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Homepage Archives Open in new window Index (04/2004) AMP (03/2004) AMP (05/2004)   Vol. 38 April 2004 
Ask Mark Parker!
As seen in the April 2004 edition of W&ET Magazine


Question Mark, can you identify this large silver coin or medallion dated 1583?

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Answer It's a thaler of the German state of Saxe-Old-Weimar (Sachsen-Alt-Weimar), and the portraits are those of Duke Friedrich Wilhelm I of Altenberg, and Duke Johann III of Weimar, brothers who ruled jointly from 1573 to 1602. Listed as #9770 in John S. Davenport's German Thalers 1500-1600, it's worth $200 in Very Fine condition, according to Peter Lampinen of Classical Numismatic Group, Inc.- Obviously, the fact that the coin has been looped reduces its numismatic value, perhaps by as much as 50%; however, it's still an impressive piece, and someone buying it to wear as a pendant, rather than for display in a collection, might still be willing to pay full price.


Question I found this pistol by an old stone foundation here in Connecticut. The top of the barrel is stamped, "O. A. SMITH. ROCKFALL, CONN," and the grips have the initials "O A S." It appears to be approximately .32 caliber. I would like information about the manufacturer and the date of the pistol.

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Answer A. Made in the 1880s by the Otis A. Smith Company of Rockfall, Connecticut, your .32 caliber, spur-trigger, five-shot pocket revolver is usually lumped into the category of handguns known to collectors as "suicide specials." However, it's actually of better quality than most: nickel-plated, integrally cast brass barrel and frame, steel cylinder, checkered hard-rubber grips, etc. Smith produced large numbers of pocket revolvers in the late 19th century, both under their own name and others such as the U. S. Arms Co. and New York Pistol Co. This one would retail today for $150-200 in Very Good to Fine condition. As is? Under $50.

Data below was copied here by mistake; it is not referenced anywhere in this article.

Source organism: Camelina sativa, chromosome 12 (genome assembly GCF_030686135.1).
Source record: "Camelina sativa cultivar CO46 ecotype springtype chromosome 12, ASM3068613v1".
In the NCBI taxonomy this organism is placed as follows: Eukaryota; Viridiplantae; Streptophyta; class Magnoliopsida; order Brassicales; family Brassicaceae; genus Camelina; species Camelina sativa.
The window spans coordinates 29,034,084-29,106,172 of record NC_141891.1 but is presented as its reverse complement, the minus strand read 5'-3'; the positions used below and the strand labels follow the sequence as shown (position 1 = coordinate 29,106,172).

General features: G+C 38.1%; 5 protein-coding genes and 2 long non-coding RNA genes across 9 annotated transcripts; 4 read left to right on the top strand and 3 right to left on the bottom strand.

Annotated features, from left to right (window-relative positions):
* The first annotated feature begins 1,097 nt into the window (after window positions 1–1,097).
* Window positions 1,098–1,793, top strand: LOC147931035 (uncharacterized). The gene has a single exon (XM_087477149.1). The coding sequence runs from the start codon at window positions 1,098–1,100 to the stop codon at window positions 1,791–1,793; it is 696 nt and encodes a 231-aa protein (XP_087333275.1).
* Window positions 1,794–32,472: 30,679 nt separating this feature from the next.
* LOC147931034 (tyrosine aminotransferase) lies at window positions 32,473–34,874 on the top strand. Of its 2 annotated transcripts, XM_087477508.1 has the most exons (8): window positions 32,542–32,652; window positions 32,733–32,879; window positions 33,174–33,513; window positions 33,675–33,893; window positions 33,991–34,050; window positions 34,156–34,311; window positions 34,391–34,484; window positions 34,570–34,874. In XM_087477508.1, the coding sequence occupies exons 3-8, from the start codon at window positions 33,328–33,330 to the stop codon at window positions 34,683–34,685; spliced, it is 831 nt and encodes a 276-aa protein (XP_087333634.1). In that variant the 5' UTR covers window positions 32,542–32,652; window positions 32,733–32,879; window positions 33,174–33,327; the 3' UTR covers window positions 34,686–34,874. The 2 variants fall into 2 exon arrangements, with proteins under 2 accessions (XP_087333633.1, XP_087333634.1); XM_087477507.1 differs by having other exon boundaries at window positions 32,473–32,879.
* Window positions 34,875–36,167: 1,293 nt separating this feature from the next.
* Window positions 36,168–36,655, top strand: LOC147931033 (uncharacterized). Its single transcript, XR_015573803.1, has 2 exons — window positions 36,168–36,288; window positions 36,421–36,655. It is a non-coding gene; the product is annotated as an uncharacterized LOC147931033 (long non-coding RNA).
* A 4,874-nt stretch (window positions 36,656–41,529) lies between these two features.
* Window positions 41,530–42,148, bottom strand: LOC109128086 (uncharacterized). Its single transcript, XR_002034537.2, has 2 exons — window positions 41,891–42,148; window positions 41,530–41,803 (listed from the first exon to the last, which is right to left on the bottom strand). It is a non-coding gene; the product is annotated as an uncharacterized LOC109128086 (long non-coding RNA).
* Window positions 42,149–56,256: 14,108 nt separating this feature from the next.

Question This seems to be some kind of copper or brass container, slightly flattened and ornately embossed, with a hinged top. The base is quite small and has rough grooves on the bottom. It's very pretty, but I have no idea what it is. Do you?

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Answer Although its shape offers little hint of its intended usage, the grooves do give us a clue. In fact, it's a Victorian vesta case. "Vestas" were small friction matches, and the grooves on the bottom of the case served as a striking surface. While many cases were simply square or rectangular boxes, there were also fanciful figurals: pigs, dogs, bottles, boots... you name it. Your letter doesn't mention whether there is a hole in the top, but quite a few cases included this feature. Called a "go-to-bed," it allowed a burning match to be inserted in wick-like fashion, lighting the way down a dark passage. Probably somewhere in the $25-50 range, if it were problem-free this would easily be a $75-100 case.